World Bulletin / News Desk
According to Islamic lawyers and jurists, in general terms it is not permissible to reflect the body and the face reflect in any depiction unless it is within certain restricted boundaries. The reasoning behind this restriction is to prevent the idolization and worship of portraits, figures and statues.
For this reason, although there were of course some exceptions, traditionally in Islamic states miniature art was usually at the forefront of artistic culture. Miniature depictions were especially found in manuscripts all over the Muslim world. These miniatures would usually feature the sultan and depict the history and biographic texts of that era, in addition to functioning as a symbolization literature and the sciences.
These manuscripts include books on stories from the life of the Prophet Muhammad (peace be upon him). Particularly in books that glorify the Prophet's ascension to heaven, calligraphic handwriting has been used to form images for hundreds of years. Ilhanli (1256-1353), Timurlu (1370-1506) and Safevi (1501-1722) are some of the earliest depicters of the Prophet Muhammad (peace be upon him) using this style. Normally these artists would hide the Prophet's face with a veil or with light beaming from it.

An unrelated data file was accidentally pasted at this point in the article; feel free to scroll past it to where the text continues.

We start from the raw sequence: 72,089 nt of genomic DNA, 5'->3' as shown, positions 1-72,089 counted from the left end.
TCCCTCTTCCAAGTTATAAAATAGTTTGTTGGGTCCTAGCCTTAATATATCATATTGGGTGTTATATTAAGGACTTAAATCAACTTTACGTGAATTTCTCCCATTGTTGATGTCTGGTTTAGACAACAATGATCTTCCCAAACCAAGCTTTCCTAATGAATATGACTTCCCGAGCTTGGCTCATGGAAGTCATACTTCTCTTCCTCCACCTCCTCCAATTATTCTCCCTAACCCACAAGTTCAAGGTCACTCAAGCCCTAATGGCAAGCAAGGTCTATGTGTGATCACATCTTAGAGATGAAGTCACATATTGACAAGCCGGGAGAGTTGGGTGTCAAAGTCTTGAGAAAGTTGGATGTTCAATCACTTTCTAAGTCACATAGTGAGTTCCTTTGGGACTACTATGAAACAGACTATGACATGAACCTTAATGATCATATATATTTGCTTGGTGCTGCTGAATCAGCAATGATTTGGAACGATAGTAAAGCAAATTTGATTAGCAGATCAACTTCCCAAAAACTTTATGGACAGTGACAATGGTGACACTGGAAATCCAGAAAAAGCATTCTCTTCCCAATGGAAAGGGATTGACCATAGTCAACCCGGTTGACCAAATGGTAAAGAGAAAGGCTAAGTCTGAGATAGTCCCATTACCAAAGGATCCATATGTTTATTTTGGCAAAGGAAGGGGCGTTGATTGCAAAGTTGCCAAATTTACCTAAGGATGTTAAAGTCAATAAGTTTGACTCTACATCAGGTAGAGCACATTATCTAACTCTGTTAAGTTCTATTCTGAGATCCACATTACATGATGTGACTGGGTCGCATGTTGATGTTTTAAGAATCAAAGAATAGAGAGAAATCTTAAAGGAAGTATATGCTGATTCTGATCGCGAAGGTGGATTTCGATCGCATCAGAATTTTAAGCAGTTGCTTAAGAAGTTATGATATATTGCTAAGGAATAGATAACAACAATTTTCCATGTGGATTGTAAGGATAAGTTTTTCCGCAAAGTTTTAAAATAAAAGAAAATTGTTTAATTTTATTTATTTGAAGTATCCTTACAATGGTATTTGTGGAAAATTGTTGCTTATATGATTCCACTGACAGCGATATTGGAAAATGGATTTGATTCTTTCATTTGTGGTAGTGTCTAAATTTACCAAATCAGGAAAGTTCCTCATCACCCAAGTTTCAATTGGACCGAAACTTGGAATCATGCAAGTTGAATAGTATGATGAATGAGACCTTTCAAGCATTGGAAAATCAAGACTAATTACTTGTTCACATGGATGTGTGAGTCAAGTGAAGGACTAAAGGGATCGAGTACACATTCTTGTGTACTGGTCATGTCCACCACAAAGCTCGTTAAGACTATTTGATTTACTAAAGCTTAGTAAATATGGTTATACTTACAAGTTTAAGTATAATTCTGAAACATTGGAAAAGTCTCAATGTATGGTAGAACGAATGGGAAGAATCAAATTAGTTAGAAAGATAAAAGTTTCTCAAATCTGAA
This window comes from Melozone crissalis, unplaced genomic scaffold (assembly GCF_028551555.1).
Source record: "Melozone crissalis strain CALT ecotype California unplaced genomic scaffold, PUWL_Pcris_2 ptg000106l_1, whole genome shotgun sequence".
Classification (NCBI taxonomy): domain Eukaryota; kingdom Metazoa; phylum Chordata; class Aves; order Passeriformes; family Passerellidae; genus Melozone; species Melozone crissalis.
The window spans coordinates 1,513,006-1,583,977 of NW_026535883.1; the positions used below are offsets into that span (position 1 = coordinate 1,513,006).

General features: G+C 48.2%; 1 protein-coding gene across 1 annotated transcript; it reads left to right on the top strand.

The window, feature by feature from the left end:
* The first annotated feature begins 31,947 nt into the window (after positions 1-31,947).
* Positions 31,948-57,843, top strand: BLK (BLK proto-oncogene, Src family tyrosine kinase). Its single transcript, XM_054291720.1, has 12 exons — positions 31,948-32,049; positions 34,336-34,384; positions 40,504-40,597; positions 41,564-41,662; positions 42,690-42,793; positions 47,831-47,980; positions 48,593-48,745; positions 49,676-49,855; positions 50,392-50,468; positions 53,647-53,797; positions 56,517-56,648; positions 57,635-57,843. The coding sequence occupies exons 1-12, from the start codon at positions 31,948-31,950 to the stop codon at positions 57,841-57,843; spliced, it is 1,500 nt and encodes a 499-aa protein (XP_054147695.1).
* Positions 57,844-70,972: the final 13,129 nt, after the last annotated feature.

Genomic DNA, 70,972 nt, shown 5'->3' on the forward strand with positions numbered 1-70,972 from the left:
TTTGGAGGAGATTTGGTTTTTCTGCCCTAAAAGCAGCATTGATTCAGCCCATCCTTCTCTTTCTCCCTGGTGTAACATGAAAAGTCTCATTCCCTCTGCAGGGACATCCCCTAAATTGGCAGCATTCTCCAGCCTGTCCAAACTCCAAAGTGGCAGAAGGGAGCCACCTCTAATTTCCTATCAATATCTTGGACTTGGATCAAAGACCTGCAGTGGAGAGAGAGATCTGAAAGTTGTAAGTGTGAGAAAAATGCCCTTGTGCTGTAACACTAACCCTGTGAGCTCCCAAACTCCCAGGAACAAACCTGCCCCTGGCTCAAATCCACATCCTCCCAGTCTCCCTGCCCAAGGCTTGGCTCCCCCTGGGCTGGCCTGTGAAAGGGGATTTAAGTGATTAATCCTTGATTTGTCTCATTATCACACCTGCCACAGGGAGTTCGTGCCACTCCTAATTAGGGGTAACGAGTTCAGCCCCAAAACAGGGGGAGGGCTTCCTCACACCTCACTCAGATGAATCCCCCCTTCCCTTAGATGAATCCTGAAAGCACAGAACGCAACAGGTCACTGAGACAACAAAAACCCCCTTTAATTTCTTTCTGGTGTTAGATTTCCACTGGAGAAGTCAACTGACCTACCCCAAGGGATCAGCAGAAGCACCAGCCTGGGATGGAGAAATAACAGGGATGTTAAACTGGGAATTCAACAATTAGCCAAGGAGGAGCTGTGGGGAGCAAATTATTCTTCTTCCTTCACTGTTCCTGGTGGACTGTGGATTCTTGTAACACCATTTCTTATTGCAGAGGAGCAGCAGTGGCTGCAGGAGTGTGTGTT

The sensitivity regarding the depiction of the Prophet Muhammad (peace be upon him) has been preserved until today. In 2005, an insulting caricature of the Prophet in Denmark's Jyllands-Posten newspaper caused uproar across the Muslim world. This sensitivity was also kept in mind during the Ottoman era.
Due to this sensitivity, according to a document found in the Ottoman Archives dated on January 14, 1895, when a collection of depictions of the Prophet Muhammad as well as the other prophets (peace be upon them all) was seized, extra care was taken to prevent the images from being published.
Last Mod: 18 Ocak 2014, 09:42